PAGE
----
Making a dog's dinner out of children's advertising

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2013-06-18_18h46_50

Someone once told me that a high-pitched whistle (undetectable to the human ear) is sometimes used in dog food adverts, as a way of sneakily grabbing the pooch’s attention. While the dog stands slobbering, wet nose to TV screen, the owner is convinced that their beloved pet is trying to tell them something.

Now, I’m not one for getting over-sentimental about dogs (more a cat woman myself), or raising a placard to fight for the moral rights of our canine friends, but you do have to question tactics that are duping consumers – not to mention the poor dogs!

Ofcom clearly keeps a watchful eye on how companies capture the attention of end-users, but it seems the World Health Organisation (WHO) has joined the debate today, with the publication of a report on marketing junk food to kids. Apparently, Denmark, France, Norway, Slovenia, Spain and Sweden, have all got it covered – the UK, on the other hand, has done well, but not well enough.

Thanks to existing legislation, chicken nuggets and chips no longer grace our screens during children’s television programmes. However, WHO has argued that children are still being subjected to adverts promoting foods high in fat, salt and sugar, during programmes like Britain’s Got Talent and X Factor. What’s more, regulations don’t prevent them from reaching easily-influenced minds through computer games, mobile phones and social networks, such as Facebook.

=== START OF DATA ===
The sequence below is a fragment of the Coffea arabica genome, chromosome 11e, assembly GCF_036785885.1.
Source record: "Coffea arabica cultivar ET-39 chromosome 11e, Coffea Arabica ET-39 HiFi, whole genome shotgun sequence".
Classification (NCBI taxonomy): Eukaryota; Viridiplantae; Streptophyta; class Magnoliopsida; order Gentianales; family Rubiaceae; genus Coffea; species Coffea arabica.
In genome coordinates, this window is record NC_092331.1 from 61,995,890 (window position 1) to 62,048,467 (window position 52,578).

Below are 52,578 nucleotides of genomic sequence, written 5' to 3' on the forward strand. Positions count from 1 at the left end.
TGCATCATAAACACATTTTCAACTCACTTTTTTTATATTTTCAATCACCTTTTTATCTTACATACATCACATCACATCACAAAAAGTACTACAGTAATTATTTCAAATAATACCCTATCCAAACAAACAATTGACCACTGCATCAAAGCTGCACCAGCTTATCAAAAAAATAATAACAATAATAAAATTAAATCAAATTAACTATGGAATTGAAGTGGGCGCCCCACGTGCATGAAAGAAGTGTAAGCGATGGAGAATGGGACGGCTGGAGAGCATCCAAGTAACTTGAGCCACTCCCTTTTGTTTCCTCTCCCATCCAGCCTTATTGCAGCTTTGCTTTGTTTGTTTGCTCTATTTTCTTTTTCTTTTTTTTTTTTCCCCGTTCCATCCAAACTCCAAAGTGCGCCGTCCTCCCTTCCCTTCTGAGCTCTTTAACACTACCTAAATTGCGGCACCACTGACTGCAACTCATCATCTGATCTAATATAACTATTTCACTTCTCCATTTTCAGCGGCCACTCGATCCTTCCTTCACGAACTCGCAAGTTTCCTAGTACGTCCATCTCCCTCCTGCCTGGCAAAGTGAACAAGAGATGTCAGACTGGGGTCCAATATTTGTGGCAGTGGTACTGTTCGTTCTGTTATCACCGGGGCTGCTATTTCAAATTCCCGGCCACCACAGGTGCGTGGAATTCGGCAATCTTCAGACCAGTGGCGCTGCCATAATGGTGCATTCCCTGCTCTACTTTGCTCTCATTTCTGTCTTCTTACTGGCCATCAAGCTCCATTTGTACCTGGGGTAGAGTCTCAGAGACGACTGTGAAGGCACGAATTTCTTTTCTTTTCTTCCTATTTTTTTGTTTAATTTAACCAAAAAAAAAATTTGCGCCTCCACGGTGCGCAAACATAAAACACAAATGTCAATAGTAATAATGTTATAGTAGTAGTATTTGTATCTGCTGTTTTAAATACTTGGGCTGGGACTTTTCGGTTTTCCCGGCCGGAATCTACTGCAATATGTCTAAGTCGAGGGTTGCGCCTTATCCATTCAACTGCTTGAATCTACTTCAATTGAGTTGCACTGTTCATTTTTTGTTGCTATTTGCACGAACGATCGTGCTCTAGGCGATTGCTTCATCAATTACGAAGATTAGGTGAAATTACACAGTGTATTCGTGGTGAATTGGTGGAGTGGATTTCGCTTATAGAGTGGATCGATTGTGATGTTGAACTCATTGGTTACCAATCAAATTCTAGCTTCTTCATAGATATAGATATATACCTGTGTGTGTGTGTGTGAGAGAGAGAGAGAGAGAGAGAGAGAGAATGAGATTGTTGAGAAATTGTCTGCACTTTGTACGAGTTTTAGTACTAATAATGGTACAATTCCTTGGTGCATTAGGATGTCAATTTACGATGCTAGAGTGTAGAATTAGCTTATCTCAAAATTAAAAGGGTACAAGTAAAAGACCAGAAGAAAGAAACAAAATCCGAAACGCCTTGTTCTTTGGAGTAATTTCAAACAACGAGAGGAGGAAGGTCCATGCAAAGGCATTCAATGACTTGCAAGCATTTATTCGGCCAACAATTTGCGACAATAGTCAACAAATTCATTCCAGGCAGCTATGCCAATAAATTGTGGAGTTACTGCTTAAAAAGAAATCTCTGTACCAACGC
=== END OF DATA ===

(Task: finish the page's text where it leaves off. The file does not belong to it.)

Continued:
Unsurprisingly, the brands have come out in force to defend themselves, taking the opportunity to highlight the healthy living and educational programmes that they so wholeheartedly support. However, it’s likely that the WHO report will force a few people to pull up their socks, not to mention a complete strategic re-think. As more advertising doors shut on companies, it’ll be interesting to see how and where they market their products in future. Dog whistles at the ready!